There’s been much discussion amongst the punditry about the precipitous decline in Pres. Obama’s poll numbers. The fact that his RCP average has dropped below 40% for the first time, or that Hispanics and white women have seemingly soured on Obama and the Democrats, is causing much buzz. Most alarming, are the numbers on millenials:
Young Americans are turning against Barack Obama and Obamacare, according to a new survey of millennials, people between the ages of 18 and 29 who are vital to the fortunes of the president and his signature health care law.
The most startling finding of Harvard University’s Institute of Politics: A majority of Americans under age 25–the youngest millennials–would favor throwing Obama out of office.
Obama’s approval rating among young Americans is just 41 percent, down 11 points from a year ago, and now tracking with all adults. While 55 percent said they voted for Obama in 2012, only 46 percent said they would do so again.
When asked if they would want to recall various elected officials, 45 percent of millennials said they would oust their member of Congress; 52 percent replied “all members of Congress” should go; and 47 percent said they would recall Obama. The recall-Obama figure was even higher among the youngest millennials, ages 18 to 24, at 52 percent.
To be sure, these numbers don’t bode well for the survival of Obamacare, or for the Democrats chances in 2014. But I don’t think they necessarily mean that the GOP will reap the benefits.
For example, with respect to younger voters, Kristen Soltis Anderson makes some interesting points over at The Daily Beast:
The way young voters feel about Obama doesn’t just matter in 2014 or even 2016. Despite the conventional wisdom that young voters don’t matter in politics, the way a voter first looks at politics when they come of age resonates throughout their voting behavior through their lifetimes. Just last month, Pew Research Center released a study showing that if you came of age under Nixon, you’re more likely to vote Democratic, even to this day. Came of age during the Reagan years? You’re still more likely to lean Republican.
Harvard rolled out a chart of party identification by age, which showed that in November 2009, some 43 percent of those aged 18-24 called themselves Democrats. Four years later, that has fallen to 31 percent. A huge drop to be sure, but that doesn’t mean people were necessarily changing their minds; it mostly means last election cycle’s bright-eyed kiddo has had a few birthdays. Our gender and race don’t change much year to year, but each of us is constantly moving up in our age bracket. And sure enough, when you look at the Harvard survey’s 25-29 year olds, they’re as Democratic as ever.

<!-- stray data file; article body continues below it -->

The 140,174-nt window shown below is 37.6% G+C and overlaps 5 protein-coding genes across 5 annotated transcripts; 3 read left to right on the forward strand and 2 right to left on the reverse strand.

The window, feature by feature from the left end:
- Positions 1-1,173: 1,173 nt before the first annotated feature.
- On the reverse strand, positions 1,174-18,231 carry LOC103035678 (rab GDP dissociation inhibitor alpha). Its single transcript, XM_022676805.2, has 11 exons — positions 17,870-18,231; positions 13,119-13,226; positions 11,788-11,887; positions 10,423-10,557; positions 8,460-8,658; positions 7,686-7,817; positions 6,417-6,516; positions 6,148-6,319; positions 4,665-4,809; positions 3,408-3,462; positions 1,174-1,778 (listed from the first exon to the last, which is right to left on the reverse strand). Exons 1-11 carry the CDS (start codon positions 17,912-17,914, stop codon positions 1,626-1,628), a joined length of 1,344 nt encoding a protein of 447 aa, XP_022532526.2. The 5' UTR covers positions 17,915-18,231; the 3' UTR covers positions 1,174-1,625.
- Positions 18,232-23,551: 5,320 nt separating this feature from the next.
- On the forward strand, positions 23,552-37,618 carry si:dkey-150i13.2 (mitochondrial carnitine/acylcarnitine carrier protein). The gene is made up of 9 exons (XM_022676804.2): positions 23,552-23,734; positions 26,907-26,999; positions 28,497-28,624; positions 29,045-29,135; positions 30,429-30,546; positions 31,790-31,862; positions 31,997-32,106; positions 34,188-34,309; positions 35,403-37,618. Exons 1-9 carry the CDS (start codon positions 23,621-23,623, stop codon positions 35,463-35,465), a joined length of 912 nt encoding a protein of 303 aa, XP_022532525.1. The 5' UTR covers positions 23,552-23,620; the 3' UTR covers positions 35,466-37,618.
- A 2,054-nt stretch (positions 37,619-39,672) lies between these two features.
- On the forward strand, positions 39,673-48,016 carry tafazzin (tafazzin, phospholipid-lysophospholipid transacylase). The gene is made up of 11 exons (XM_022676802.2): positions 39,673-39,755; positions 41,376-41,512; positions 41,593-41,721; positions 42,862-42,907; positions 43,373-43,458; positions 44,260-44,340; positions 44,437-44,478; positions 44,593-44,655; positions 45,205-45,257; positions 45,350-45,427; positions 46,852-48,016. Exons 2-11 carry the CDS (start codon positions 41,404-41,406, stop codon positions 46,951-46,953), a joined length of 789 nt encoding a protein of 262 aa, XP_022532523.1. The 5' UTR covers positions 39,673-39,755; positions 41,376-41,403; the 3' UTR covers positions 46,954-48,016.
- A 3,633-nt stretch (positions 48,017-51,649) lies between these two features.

That doesn’t mean that this block of voters won’t ever change their minds and views, but it does suggest that, however low their opinion of the Democrats and their leader is now, they are more likely to remain loyal to that party and change it from within.
Another way to look at this is, those who voted for Obama because they wanted to see the ACA enacted and implemented, among other changes he promised, are going to suddenly change their minds about state vs. market solutions just because of a failed implementation. If anything, they are likely to seek out more capable technocrats as their political leaders, and to express greater interest in single-payer health care.
Even so, Anderson makes another great point, i.e. that not all millenials are the same:
To better understand what’s happening with today’s “youth vote,” first consider this fact: someone who turned eighteen on election day last year would have been just six years old on September 11, 2001. They would have been eighth graders during Obama’s first election.
I’ll violate some rules of decorum here by revealing my age: I am 29 years old. I’m a few short months away from aging out of “the youth vote” entirely. And I have about as much in common with today’s high school seniors as I do with my own parents. We researchers and pundits lump 18-year-olds and 29-year-olds into the same bucket when we talk about the “youth vote,” but the truth is that the back end of the “Millennial” generation has little memory of “hope and change” at all.
In short, provided that the GOP can deliver a compelling alternative to the Democrats, it’s possible that they can pick up some of those young voters. Of course, they aren’t called the stupid party for nothing, so don’t expect much on this front.